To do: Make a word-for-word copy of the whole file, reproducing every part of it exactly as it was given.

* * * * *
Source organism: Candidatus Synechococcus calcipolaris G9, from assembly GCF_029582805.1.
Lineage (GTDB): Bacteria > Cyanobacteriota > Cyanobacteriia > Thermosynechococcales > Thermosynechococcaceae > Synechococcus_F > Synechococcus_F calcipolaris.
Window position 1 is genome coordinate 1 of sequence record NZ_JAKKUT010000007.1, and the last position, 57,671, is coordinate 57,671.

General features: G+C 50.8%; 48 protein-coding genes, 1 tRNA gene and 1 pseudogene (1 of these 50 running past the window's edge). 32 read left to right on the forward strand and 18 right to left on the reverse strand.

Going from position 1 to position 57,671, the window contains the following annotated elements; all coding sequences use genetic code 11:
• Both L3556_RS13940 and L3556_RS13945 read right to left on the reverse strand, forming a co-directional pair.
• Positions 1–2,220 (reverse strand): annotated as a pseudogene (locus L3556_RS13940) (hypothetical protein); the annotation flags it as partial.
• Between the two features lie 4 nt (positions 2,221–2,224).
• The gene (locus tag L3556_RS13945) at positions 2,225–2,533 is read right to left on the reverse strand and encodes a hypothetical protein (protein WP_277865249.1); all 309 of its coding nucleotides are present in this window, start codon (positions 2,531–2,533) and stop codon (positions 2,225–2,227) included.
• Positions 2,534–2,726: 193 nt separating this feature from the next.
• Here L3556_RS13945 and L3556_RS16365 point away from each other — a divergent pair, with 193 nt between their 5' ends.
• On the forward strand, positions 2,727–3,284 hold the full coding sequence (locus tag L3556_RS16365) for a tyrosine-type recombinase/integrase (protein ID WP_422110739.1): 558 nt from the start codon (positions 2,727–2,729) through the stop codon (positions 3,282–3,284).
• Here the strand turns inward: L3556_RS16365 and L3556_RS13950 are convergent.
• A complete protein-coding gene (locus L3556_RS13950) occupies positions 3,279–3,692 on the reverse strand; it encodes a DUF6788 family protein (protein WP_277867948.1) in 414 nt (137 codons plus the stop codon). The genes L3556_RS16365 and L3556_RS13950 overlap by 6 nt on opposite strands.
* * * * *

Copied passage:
Source organism: Candidatus Synechococcus calcipolaris G9, from assembly GCF_029582805.1.
Lineage (GTDB): Bacteria > Cyanobacteriota > Cyanobacteriia > Thermosynechococcales > Thermosynechococcaceae > Synechococcus_F > Synechococcus_F calcipolaris.
Window position 1 is genome coordinate 1 of sequence record NZ_JAKKUT010000007.1, and the last position, 57,671, is coordinate 57,671.

General features: G+C 50.8%; 48 protein-coding genes, 1 tRNA gene and 1 pseudogene (1 of these 50 running past the window's edge). 32 read left to right on the forward strand and 18 right to left on the reverse strand.

Going from position 1 to position 57,671, the window contains the following annotated elements; all coding sequences use genetic code 11:
• Both L3556_RS13940 and L3556_RS13945 read right to left on the reverse strand, forming a co-directional pair.
• Positions 1–2,220 (reverse strand): annotated as a pseudogene (locus L3556_RS13940) (hypothetical protein); the annotation flags it as partial.
• Between the two features lie 4 nt (positions 2,221–2,224).
• The gene (locus tag L3556_RS13945) at positions 2,225–2,533 is read right to left on the reverse strand and encodes a hypothetical protein (protein WP_277865249.1); all 309 of its coding nucleotides are present in this window, start codon (positions 2,531–2,533) and stop codon (positions 2,225–2,227) included.
• Positions 2,534–2,726: 193 nt separating this feature from the next.
• Here L3556_RS13945 and L3556_RS16365 point away from each other — a divergent pair, with 193 nt between their 5' ends.
• On the forward strand, positions 2,727–3,284 hold the full coding sequence (locus tag L3556_RS16365) for a tyrosine-type recombinase/integrase (protein ID WP_422110739.1): 558 nt from the start codon (positions 2,727–2,729) through the stop codon (positions 3,282–3,284).
• Here the strand turns inward: L3556_RS16365 and L3556_RS13950 are convergent.
• A complete protein-coding gene (locus L3556_RS13950) occupies positions 3,279–3,692 on the reverse strand; it encodes a DUF6788 family protein (protein WP_277867948.1) in 414 nt (137 codons plus the stop codon). The genes L3556_RS16365 and L3556_RS13950 overlap by 6 nt on opposite strands.